Do I Really Qualify for Delayed Flight Compensation?
One of the most common problems travelers face is the constant threat of trip delay or trip cancellation. No matter where we venture, travelers can consider their flights successful if they arrive and depart on time. Though a common annoyance, is it possible to get paid for a delayed or cancelled flight?
In some parts of the globe, an on-time flight is more than a request: it is a demand put upon air carriers. Do you know your rights as you travel? Knowing the available avenues of resolution could mean the difference between simply arriving, and being paid for your travels.
Flying in Europe: consumer protections available under law
Travelers flying to and from Europe have the most consumer protections when it comes to delayed and cancelled flights.
According to travel advocacy service AirHelp, travelers flying on an airline registered in a European Union country flying to or from the European Union, or non-EU airlines with flights originating from within the EU, are all covered under consumer protection laws.
Travelers who have their flights cancelled and will not arrive to their final destination within two hours may qualify for compensation. Under EU law, those covered traveling between 932 and 2,175 miles qualify for 200 Euros compensation for their cancelled flight. Those who are traveling less than 932 miles or more than 2,175 miles may qualify for more.
For delayed flights, the compensation is similar, although travelers must be delayed longer before they receive payment from their airlines. Travelers delayed getting to their final destination for more than three hours, or travelers involuntarily denied boarding who cannot get to their destination within three hours of their flying time may qualify for delayed flight compensation.
This can run from 250 Euros for short flights, to 600 Euros for flights covering over 2,175 miles.
While these situations are generous, they do come with some qualifiers. First off, the flyer must be involuntarily involved in their situation – accepting anything else from an airline could disqualify the flyer from further compensation. Second, the cancellation must not be for an “extraordinary circumstance.” For instance: if the cancellation or delay is caused by weather, then travelers may not qualify for compensation.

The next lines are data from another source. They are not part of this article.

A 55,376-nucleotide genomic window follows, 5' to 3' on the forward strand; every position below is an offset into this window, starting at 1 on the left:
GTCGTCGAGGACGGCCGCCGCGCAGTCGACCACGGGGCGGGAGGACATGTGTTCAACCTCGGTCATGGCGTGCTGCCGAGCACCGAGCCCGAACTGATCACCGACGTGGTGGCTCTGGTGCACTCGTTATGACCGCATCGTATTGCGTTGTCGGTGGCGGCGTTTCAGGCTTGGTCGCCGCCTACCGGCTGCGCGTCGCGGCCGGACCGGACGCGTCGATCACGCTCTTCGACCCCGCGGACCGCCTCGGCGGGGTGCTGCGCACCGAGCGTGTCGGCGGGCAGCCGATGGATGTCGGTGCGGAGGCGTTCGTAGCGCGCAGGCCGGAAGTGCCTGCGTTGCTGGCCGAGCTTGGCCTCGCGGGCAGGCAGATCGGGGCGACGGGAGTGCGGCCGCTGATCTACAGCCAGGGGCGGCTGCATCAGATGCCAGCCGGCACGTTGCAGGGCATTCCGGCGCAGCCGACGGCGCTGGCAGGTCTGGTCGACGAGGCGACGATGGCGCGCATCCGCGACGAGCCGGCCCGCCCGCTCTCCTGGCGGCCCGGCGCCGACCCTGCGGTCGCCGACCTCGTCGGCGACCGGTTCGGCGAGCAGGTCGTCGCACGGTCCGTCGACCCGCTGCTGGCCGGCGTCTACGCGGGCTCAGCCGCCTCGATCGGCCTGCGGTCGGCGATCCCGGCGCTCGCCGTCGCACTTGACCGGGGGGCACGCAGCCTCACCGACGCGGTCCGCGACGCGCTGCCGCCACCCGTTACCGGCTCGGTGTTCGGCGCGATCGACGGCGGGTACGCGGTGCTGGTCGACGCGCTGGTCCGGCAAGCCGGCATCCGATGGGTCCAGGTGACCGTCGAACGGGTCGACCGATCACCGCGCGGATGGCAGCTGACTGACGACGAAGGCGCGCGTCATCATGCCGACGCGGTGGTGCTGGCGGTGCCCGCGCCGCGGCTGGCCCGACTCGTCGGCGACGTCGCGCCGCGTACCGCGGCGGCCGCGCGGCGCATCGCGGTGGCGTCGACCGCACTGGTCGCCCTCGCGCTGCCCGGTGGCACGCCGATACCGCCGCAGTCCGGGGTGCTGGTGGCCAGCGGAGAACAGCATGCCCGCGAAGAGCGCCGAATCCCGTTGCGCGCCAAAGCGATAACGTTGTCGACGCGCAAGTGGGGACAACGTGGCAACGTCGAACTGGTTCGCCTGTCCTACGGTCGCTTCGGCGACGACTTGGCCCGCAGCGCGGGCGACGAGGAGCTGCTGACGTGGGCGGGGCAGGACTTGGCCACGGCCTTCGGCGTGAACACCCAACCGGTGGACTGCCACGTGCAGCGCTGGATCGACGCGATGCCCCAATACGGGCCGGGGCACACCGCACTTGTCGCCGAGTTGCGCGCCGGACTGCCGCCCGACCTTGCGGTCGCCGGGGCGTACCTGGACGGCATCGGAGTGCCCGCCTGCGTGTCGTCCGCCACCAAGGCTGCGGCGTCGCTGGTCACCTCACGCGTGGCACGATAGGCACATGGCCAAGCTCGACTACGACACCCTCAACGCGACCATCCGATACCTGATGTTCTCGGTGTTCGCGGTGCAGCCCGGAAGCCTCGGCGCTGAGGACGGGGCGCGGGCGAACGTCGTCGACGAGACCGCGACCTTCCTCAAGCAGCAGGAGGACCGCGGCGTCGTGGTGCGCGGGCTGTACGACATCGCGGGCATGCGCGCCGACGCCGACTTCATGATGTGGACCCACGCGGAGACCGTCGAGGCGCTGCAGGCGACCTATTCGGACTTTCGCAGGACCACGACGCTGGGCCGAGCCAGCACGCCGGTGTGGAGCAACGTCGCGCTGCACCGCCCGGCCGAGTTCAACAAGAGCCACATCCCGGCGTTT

Flying in the United States: some consumer protections available
Those travelers flying within the United States also have some compensation available to them, but not as many as those provided in the European Union. If your flight gets delayed in the United States, certain consumer protections are still available.
Under United States law, travelers may receive compensation if they are involuntarily denied boarding by the airline because of an overbooked flight. The law sets limitations for delayed flight compensation based on how long they are ultimately delayed: those delayed less than two hours while traveling domestic or less than four hours traveling internationally may be entitled to 200 percent of the one-way fare (up to $650), while those delayed longer could receive 400 percent of the one-way fare (up to $1,300).
Once again, these compensations are subject to certain rules and situations. If the flyer voluntarily accepts a travel voucher from their airline in order to take a later flight or be delayed further, then their opportunity to claim compensation is waived. In addition, the situation only applies to travelers involuntarily denied boarding: anyone delayed for another reason (including weather or mechanical issues) may not qualify for compensation.
Flying in other parts of the world: consider purchasing travel insurance
In other parts of the world, regulations vary across national regulations and airline policies. In a statement to Gulf News, Middle East carrier Qatar Airlines claimed they would provide refunds or other assistance to passengers depending on the situation, while officials for carrier Emirates advised travelers to understand their rights prior to purchasing their flights.
Those travelers concerned about delays and cancellations and not qualifying for delayed flight compensation should consider purchasing travel insurance prior to their next trip. With a travel insurance policy, travelers may be covered for incidental expenses with a delay of only six hours. Meals, ground transportation, and hotel rooms may be covered under a trip delay benefit.
While trip delay is never fun, being stuck at the airport can turn into a very lucrative proposition. By understanding your rights as a traveler, you can be prepared to cash in on a cancelled or delayed flight through flight delay compensation.
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